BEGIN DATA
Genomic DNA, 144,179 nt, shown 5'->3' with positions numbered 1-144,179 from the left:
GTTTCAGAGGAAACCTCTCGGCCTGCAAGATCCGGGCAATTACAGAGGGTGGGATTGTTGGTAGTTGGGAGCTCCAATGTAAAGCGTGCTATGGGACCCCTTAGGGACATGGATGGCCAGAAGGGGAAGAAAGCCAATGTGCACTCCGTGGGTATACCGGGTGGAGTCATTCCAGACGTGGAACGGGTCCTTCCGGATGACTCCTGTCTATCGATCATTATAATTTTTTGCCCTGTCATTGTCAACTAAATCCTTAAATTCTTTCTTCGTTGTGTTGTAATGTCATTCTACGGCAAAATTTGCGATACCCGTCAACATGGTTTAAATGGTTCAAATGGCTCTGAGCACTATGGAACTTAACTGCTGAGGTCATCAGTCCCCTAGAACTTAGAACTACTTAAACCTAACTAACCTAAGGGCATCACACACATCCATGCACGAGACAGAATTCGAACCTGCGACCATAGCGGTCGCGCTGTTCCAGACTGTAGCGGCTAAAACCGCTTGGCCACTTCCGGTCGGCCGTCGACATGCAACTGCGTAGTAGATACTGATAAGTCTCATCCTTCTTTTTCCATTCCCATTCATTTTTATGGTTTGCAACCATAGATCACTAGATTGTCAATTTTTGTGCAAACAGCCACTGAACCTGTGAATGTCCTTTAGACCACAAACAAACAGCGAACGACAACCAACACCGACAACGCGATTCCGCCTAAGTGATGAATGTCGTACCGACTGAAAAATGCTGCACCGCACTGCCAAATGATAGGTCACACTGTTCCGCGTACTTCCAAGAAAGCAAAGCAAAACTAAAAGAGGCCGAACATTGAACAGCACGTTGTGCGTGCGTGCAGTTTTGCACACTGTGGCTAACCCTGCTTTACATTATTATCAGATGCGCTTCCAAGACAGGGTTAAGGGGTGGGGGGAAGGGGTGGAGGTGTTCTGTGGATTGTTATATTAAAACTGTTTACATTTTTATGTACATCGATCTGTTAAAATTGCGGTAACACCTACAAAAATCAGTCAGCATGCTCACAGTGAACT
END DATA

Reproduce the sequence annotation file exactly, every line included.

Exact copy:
Genomic DNA, 144,179 nt, shown 5'->3' with positions numbered 1-144,179 from the left:
GTTTCAGAGGAAACCTCTCGGCCTGCAAGATCCGGGCAATTACAGAGGGTGGGATTGTTGGTAGTTGGGAGCTCCAATGTAAAGCGTGCTATGGGACCCCTTAGGGACATGGATGGCCAGAAGGGGAAGAAAGCCAATGTGCACTCCGTGGGTATACCGGGTGGAGTCATTCCAGACGTGGAACGGGTCCTTCCGGATGACTCCTGTCTATCGATCATTATAATTTTTTGCCCTGTCATTGTCAACTAAATCCTTAAATTCTTTCTTCGTTGTGTTGTAATGTCATTCTACGGCAAAATTTGCGATACCCGTCAACATGGTTTAAATGGTTCAAATGGCTCTGAGCACTATGGAACTTAACTGCTGAGGTCATCAGTCCCCTAGAACTTAGAACTACTTAAACCTAACTAACCTAAGGGCATCACACACATCCATGCACGAGACAGAATTCGAACCTGCGACCATAGCGGTCGCGCTGTTCCAGACTGTAGCGGCTAAAACCGCTTGGCCACTTCCGGTCGGCCGTCGACATGCAACTGCGTAGTAGATACTGATAAGTCTCATCCTTCTTTTTCCATTCCCATTCATTTTTATGGTTTGCAACCATAGATCACTAGATTGTCAATTTTTGTGCAAACAGCCACTGAACCTGTGAATGTCCTTTAGACCACAAACAAACAGCGAACGACAACCAACACCGACAACGCGATTCCGCCTAAGTGATGAATGTCGTACCGACTGAAAAATGCTGCACCGCACTGCCAAATGATAGGTCACACTGTTCCGCGTACTTCCAAGAAAGCAAAGCAAAACTAAAAGAGGCCGAACATTGAACAGCACGTTGTGCGTGCGTGCAGTTTTGCACACTGTGGCTAACCCTGCTTTACATTATTATCAGATGCGCTTCCAAGACAGGGTTAAGGGGTGGGGGGAAGGGGTGGAGGTGTTCTGTGGATTGTTATATTAAAACTGTTTACATTTTTATGTACATCGATCTGTTAAAATTGCGGTAACACCTACAAAAATCAGTCAGCATGCTCACAGTGAACT